Tracking Changes in Photoperiod Around the Globe
Mystery Class Begins on Monday, February 9th.
Mystery Class Updates will be posted on Fridays:
Rise and Shine! Wake up sleepyheads! The Journey North Mystery Class project is about to begin!
How to Participate
Here's What You'll Do
2. Calculate photoperiod by counting the number of hours and minutes the sun is up. For example, if the sun rises at 6:50 a.m. and sets at 17:30 p.m., the photoperiod for that day is 10 hours and 40 minutes.
Do not send your local sunrise & sunset data to Journey North!
4. Every Friday, Mrs. Berger's students will send you the sunrise and sunset data they've collected from our 10 Mystery classes. Notice: The data you receive on Fridays will have been collected on the same Mondays your readings were collected. Many teachers divide their class into 10 groups, and give each group responsibility for a Mystery Site. To provide practice for your student groups, use your local photoperiod as an example.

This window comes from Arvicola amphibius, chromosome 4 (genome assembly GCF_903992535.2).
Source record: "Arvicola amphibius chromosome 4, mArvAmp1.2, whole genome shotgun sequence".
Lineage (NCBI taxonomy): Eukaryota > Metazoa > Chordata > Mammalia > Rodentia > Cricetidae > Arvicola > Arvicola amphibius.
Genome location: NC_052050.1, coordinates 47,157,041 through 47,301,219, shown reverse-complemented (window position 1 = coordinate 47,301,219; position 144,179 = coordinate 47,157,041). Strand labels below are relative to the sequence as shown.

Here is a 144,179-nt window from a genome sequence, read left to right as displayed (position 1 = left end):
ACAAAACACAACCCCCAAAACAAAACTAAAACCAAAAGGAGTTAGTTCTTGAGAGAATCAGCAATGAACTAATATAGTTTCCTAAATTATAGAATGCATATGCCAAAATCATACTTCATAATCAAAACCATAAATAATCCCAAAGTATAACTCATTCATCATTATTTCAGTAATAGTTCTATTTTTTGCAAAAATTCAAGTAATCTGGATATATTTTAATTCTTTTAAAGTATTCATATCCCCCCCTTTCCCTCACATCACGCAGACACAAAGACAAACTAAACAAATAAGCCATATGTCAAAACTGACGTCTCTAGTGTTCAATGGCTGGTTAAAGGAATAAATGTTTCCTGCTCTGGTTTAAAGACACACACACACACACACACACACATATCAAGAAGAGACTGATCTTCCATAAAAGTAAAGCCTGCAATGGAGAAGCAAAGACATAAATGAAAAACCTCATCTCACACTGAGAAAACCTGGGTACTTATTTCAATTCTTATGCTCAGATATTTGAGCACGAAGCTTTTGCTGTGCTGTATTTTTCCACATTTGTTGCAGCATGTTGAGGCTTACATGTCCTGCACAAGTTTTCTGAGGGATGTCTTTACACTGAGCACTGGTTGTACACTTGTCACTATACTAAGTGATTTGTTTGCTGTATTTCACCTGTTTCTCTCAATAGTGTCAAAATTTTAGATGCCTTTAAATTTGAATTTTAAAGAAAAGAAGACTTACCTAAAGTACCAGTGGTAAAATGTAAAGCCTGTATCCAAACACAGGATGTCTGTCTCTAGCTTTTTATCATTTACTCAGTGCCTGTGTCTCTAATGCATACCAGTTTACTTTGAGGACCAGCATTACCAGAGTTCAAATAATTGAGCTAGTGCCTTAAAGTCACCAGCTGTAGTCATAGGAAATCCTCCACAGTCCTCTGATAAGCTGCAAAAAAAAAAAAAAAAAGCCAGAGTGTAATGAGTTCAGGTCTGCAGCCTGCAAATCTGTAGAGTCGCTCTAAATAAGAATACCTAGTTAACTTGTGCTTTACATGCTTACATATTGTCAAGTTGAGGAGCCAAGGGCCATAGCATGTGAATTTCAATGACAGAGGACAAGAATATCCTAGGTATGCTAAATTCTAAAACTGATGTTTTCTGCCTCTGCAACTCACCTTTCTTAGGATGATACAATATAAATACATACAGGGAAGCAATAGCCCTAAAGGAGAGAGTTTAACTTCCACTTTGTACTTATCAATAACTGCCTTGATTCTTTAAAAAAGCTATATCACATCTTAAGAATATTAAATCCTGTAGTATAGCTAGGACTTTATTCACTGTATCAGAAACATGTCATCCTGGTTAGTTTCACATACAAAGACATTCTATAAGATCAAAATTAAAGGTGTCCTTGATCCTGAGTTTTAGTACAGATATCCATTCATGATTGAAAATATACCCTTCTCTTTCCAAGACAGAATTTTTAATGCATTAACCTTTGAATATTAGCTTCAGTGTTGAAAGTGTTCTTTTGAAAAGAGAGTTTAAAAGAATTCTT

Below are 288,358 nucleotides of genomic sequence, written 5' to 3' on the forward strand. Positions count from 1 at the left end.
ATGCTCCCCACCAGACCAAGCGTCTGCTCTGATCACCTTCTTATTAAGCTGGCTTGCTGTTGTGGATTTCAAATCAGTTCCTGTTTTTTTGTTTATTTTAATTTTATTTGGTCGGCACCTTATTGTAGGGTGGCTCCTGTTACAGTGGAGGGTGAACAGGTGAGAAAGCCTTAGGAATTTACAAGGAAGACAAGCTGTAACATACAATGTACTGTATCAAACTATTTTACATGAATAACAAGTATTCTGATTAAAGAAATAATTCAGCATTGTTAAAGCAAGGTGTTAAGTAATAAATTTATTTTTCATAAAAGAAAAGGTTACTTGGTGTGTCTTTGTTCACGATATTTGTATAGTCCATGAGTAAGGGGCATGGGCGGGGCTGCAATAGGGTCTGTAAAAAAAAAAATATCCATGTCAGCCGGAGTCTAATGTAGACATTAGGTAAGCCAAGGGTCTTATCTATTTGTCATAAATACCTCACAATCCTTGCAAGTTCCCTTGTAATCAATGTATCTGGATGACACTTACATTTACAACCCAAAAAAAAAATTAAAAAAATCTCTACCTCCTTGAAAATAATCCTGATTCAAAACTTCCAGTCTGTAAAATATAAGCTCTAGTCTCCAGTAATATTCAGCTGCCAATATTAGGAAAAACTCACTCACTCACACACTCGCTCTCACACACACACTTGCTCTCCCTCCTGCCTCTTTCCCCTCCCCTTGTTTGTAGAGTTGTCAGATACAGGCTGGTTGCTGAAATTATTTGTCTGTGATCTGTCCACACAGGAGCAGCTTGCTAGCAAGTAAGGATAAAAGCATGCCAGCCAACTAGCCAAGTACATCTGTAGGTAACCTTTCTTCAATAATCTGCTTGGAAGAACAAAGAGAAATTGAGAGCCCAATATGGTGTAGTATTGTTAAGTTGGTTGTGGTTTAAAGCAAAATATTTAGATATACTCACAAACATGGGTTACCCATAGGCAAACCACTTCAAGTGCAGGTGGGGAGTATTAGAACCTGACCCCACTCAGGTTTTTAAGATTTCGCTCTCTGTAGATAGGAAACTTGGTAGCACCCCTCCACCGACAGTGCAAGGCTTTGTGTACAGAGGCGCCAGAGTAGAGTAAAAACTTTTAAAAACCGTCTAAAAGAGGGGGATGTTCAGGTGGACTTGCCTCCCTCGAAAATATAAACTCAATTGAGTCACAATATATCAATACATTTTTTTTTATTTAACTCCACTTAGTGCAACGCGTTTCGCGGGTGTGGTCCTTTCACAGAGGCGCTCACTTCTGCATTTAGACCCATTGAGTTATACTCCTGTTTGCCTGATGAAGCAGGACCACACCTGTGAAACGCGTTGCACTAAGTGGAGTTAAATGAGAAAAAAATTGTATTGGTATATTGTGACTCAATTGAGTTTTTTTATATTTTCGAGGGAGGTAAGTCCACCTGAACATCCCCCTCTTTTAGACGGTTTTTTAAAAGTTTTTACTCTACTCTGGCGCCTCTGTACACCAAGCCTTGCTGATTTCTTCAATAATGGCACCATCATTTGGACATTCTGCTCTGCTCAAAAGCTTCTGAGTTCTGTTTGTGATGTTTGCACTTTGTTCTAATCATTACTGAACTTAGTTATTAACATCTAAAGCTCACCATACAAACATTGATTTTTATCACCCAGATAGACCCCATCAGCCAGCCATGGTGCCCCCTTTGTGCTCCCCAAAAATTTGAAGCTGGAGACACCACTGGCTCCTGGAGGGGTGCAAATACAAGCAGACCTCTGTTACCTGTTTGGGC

5. Make 10 copies of the Mystery Class Datasheet. Record the data from each Mystery Class site on a separate Datasheet and calculate the photoperiod. Then plot the photoperiod from each Mystery Class on your graph. Use a different colored pencil for each Mystery Class. (You may want to make a large, poster-sized graph for your class, where student groups could plot their respective sites.)
6. Beginning in March, clues about the geography and culture of each site will be included with the weekly data reports. On May 1st, students will race to guess the location of each Mystery Class.
7. May will be "Meet the Mystery Class Month". Each Mystery Class will introduce themselves on-line and you'll have a chance to correspond with them.... Who ever and where ever they are!